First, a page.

As a Homeworker starting or running their own business, it’s fair to say that you are an ‘adventurer’ and risk-taker. It is important to network with other like minded people to find out what the good deals might be and to share experiences.
Owners often over-look insurance in small business risk management plans. You probably see insuring your home as common sense and the same should be true for your business.
Insurance provides a safety net when things go wrong and can protect you financially.
If yours is a limited company, then with the more complex business model you have some protection against personal financial loss – ‘limited liability’. Your assets are protected but your business could go bankrupt. However, a well insured company could take the hit and carry on.
If you’re a sole proprietor then the insurance you buy is to protect your business, you and your personal assets (including potentially your home) from a legal judgement that arose from an accident or inadvertent consumer mistake.
Insurance is also a potential door opener as customers will be reassured by your cover. Some professional bodies you join require it
Tip 1 – Shop around before you start a business and on every renewal; good insurance management is important as cover and premiums can vary considerably.
What to Insure?
The most obvious financial risk is that of being sued. The right insurance cover will address your financial risk or liabilities. An unhappy customer often becomes adversarial and seeks compensation beyond setting things right – which should always be your first option. Let’s have a look at the common forms of insurance you should consider.
Liability insurance comes in several forms; Public Liability (often wrapped with Product Liability – critical if you are selling things) covers you and your products in case you cause damage or injury. Professional Liability is insured as Professional Indemnity. It is a special form of liability cover for work where you advise or design or offer services to a customer where you might cause financial loss (without any physical damage).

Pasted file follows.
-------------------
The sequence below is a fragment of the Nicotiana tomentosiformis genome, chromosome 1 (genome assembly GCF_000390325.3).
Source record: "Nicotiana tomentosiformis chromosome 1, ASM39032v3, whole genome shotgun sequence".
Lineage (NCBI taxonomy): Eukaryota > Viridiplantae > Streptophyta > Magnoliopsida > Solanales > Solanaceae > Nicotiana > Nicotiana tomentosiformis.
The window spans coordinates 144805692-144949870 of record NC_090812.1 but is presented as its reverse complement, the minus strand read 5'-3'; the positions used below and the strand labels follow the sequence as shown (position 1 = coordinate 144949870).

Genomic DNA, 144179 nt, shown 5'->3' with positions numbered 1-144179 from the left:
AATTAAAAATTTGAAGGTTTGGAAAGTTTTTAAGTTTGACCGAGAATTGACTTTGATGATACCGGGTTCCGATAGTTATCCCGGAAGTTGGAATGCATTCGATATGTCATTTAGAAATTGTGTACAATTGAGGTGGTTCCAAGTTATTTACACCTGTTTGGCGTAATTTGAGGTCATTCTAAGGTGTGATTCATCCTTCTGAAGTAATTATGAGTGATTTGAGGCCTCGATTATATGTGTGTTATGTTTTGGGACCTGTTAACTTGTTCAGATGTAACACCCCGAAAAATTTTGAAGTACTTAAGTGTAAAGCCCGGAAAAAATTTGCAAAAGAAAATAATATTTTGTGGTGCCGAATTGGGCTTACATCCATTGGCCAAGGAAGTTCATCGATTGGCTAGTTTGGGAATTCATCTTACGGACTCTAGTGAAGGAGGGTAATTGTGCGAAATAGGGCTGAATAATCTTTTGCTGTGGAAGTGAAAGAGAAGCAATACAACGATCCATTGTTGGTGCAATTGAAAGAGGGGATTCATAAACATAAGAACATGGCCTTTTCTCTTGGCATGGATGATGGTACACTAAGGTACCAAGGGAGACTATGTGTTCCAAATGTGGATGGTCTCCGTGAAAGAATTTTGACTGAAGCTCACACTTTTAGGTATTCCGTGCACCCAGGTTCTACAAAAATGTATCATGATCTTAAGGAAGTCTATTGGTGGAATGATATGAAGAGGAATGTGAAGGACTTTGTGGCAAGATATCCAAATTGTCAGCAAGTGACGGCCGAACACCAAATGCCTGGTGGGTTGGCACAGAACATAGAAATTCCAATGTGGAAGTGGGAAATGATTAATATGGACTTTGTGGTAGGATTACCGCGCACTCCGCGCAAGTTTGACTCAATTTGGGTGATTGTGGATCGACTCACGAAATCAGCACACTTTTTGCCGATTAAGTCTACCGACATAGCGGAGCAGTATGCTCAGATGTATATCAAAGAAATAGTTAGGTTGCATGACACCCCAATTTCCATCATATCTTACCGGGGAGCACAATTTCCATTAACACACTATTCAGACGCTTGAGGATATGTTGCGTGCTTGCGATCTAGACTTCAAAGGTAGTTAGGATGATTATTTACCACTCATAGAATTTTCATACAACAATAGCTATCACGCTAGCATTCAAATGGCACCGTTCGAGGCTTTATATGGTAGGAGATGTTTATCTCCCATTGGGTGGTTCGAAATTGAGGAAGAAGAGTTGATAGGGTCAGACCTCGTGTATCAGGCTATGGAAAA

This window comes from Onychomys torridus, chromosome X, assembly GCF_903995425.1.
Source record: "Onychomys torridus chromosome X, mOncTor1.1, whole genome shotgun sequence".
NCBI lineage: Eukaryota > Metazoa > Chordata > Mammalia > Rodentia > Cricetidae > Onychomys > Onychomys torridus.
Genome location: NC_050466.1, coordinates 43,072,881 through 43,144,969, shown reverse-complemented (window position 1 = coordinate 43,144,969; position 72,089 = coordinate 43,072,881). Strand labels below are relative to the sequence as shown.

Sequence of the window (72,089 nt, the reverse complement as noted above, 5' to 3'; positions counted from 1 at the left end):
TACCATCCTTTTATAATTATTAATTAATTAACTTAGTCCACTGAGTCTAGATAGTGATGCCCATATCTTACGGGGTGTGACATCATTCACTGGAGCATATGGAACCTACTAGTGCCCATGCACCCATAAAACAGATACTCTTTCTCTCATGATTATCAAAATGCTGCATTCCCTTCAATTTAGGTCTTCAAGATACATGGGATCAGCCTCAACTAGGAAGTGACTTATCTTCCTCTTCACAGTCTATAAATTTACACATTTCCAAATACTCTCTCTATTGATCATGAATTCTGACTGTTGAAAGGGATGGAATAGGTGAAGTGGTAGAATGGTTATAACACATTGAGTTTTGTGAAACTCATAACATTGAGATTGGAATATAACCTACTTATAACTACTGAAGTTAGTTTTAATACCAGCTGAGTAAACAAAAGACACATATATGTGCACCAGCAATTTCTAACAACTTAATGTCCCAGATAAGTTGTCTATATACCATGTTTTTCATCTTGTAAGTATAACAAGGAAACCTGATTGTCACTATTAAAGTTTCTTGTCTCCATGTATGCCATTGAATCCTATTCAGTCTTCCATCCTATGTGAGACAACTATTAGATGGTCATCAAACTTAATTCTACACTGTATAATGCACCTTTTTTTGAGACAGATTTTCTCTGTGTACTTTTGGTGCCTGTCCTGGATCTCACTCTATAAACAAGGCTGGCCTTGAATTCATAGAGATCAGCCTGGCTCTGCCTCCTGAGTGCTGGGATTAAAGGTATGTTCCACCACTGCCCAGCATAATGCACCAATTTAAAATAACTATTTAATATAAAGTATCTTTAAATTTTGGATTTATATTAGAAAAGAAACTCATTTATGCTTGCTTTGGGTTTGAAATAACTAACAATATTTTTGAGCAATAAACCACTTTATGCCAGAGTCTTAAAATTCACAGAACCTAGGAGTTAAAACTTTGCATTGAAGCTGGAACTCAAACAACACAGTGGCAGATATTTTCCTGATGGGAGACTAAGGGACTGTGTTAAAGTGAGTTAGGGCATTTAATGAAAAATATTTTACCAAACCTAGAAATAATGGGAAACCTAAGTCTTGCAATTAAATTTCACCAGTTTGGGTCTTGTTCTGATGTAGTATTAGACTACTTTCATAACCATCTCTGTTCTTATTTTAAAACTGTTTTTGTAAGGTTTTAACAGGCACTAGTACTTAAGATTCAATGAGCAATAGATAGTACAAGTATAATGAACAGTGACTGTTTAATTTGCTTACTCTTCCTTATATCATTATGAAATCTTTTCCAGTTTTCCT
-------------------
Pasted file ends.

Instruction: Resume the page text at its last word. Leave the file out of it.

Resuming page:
Employees, remote workers, volunteers, sub-contactors
Even as a homeworker business, the first thing to say is that you must have Employer’s Liability (EL) even if it’s only ad hoc work (and even if your workers are only volunteering it’s a very good idea to have it for them). EL protects you against any claim for injury that occurs while at work. So, if you ‘direct’ a person’s work or activity for your business then you must take out EL.
The only exceptions are if you are working with close family member or you use genuine sub-contractors; specialists who bring skills and do not work under your supervision.
Sub-contractors need their own insurance and so check they have! If they cause ‘damage’ and it turns out they haven’t got insurance, your insurer may well have the right deny they are responsible. Note: If you are not certain look in the endorsements on your Schedule or in the policy wording itself.
Tip 2 – Make sure you understand the exclusions or inclusions for Stock/ Buildings/IT/office equipment. Make sure your cover fits your homeworker business lifestyle, if not find a different insurer.
Read more about different types of business insurance
Other Insurance to think about
Income protection and Personal Accident insurance policies protect you as the bread winner. So, you might want to look at policies that give you a lump sum or a supplementary income in case you can’t work.
Gadget Insurance – many comprehensive home policies will cover home office equipment – but only in the home or geographically limited. If your laptop goes with you on client visits or your phone is your office, then you should think about business gadget cover.
Tip 3 – Remember to treat insurers as just another supplier; keep them informed of changes, keep records and read the contracts/policy carefully before buying or something goes wrong.
In general: Remember that if you make a claim your insurer, like any business, is trying to minimise their losses and so keep all your receipts, photographs of products or work, be truthful. If you think you may face a claim, report it early, even if a formal claim isn’t later needed.